Overcoming obstacles is what Lucas Schoen has done all his life. In the last few years, Lucas learned how to manage a learning disability and discovered that UVM’s Guaranteed Admission program was a way to an undergrad degree, when he thought college wasn’t an option. Lucas is pushing himself and tackling challenges to carve out his pathway to continuing his education.
From Gap Year to Guaranteed Admission at UVM
Lucas admittedly wasn’t a great high school student and “played hooky” a lot. He attended a high school in Honolulu, Hawaii that specialized in supporting students with a variety of learning disabilities. However, he wasn’t taking his studies too seriously and didn’t feel like he was ready to jump into college.
“I never took my SATs, so, I knew that my college experience or getting into college would be kind of a tough road,” said Lucas Schoen. “And I might have to go to community college for two years before jumping into a regular college program.”
But one afternoon, while “pounding nails” in a construction job, he heard a radio ad about the University of Vermont’s Guaranteed Admission Program, or GAP, as a potential way to get into an undergraduate degree program. And within days. Lucas was enrolled as a non-degree UVM student, with a plan in place to transfer into an undergraduate degree program. “Literally like five minutes later, I called into UVM and I sent all of my transcripts as it was getting near the fall semester,” Lucas shared. “They told me I need to rush my materials in and literally, I’d gotten a meeting on Friday before school is about to start, and Monday, I started as a GAP student at UVM.”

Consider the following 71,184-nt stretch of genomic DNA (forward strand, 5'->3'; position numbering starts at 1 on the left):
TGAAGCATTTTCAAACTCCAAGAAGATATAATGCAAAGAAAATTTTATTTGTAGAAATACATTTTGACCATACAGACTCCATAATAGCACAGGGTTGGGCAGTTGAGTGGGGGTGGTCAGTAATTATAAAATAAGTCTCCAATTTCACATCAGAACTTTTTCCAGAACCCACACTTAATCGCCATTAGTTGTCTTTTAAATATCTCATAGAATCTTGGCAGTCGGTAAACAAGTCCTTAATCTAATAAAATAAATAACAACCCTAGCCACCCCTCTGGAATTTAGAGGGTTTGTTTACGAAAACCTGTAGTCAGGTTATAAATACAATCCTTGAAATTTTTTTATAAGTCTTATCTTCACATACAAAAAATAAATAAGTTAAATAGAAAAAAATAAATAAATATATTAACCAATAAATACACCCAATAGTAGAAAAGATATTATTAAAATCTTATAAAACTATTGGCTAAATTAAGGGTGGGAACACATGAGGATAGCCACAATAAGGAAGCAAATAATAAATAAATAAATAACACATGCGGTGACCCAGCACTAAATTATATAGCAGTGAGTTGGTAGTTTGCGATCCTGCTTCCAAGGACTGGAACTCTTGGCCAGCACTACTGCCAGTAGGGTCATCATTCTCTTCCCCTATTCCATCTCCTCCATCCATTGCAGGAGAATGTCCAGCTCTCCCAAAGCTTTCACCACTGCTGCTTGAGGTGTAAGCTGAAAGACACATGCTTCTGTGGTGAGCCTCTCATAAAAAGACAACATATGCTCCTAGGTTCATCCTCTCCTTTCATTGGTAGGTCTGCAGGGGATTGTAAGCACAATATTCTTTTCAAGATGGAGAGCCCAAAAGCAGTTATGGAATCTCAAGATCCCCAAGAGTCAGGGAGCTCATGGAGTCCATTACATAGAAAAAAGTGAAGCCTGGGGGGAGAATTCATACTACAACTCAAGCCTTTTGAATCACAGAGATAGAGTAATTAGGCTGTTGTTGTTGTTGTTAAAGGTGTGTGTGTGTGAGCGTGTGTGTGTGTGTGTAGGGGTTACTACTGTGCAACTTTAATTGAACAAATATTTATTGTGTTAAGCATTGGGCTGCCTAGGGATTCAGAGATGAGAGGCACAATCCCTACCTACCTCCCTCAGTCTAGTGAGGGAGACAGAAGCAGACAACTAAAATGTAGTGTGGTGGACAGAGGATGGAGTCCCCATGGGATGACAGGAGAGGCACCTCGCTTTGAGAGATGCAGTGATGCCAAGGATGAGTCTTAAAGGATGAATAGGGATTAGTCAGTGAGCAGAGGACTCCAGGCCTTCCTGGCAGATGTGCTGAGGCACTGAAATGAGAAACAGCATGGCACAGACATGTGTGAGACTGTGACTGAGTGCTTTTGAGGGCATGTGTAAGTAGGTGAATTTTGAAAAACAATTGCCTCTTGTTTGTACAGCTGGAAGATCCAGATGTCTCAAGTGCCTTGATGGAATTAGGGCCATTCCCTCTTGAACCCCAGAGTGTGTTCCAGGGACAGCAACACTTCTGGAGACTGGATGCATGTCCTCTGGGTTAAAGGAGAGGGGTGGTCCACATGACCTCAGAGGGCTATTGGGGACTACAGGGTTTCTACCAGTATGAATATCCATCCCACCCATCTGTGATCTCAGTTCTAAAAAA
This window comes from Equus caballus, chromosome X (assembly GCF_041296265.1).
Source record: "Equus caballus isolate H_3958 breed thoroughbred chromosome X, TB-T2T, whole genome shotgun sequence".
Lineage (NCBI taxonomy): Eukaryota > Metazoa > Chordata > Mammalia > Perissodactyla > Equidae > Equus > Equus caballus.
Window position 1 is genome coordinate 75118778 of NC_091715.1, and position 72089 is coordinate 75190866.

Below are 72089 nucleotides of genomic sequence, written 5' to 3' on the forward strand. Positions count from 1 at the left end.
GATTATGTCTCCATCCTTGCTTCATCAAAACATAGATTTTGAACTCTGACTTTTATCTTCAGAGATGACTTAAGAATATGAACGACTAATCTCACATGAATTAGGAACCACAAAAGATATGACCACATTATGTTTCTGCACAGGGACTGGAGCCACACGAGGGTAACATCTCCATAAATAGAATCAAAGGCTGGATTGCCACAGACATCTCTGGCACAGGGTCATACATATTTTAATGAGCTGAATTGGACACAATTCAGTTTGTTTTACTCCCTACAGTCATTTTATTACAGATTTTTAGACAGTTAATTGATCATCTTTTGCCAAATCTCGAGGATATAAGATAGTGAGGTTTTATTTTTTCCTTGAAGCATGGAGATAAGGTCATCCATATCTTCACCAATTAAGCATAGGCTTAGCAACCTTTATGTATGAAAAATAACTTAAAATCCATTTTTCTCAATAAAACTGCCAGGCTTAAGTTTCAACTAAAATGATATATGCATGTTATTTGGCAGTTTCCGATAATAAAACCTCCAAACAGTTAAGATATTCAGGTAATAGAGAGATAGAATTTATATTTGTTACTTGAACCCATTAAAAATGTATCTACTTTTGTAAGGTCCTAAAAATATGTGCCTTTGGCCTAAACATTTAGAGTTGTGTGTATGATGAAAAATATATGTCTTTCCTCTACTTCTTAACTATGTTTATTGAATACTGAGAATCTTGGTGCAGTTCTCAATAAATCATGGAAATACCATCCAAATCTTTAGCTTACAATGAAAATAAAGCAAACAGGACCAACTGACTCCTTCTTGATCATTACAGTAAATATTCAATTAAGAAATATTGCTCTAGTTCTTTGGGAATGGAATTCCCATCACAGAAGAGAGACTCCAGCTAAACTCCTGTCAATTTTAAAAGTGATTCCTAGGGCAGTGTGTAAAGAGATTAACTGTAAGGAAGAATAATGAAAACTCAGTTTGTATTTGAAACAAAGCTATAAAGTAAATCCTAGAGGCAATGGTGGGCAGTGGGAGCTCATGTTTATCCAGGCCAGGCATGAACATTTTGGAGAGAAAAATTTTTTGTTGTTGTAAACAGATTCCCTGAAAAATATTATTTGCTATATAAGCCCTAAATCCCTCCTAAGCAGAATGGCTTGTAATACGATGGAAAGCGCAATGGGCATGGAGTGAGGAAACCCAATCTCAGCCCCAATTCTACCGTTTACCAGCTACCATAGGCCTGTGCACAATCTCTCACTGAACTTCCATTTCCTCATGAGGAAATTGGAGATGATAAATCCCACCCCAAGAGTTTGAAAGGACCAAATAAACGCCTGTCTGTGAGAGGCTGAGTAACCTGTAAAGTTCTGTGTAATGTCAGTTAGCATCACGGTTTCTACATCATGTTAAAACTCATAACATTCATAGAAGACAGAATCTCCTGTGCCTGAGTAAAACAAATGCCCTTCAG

Making the Transition from Construction to College Lectures
When Lucas first met with GAP student advisor, Kristen Kalbashian, he was encouraged by the opportunities that could open up to him as a GAP student at UVM. But he also says, he really wasn’t sure if he was even still ready for college. So, Lucas decided to either sink or swim. He found that taking advantage of all of the resources available to UVM GAP students made a huge difference in his transition into college life. “The help centers and everything they have are amazing. I’ve relied my first semester on the writing center because I was just out of practice and I have some learning disabilities. Right away, it helped me structure a paper and to be able to cite sources at a college level, I hadn’t really done that before.”
Part of UVM’s support for GAP students includes the new online Enrichment Learning Community, designedto prepare students for college life and beyond. The Enrichment Learning Community helps students build study skills including writing, mathematics, and time management and develop meaningful connections with other students. GAP students also have access to additional University resources, such as academic success coaches, tutoring, career counseling, and faculty support.
GAP students must take a minimum of 18 credit hours in approved UVM courses, not to exceed 30 credit hours within three years and earn a GAP cumulative GPA of 2.7 or higher to gain admission to the University. Another advantage to UVM’s GAP program for students is the ability to choose full- or part-time scheduling. GAP students often balance work, family, and life commitments without having to sacrifice the opportunity to learn.
And for Lucas, finding a way to continue to learn is something that he feels really passionate about. “I think every challenge, every obstacle is just something for you to overcome. And if you’re like me with learning disability, you can overcome that. I never thought I’d be here, and I’m sure a lot of people never thought I’d be in college, but I’m here, I’m flourishing and I’m excited.”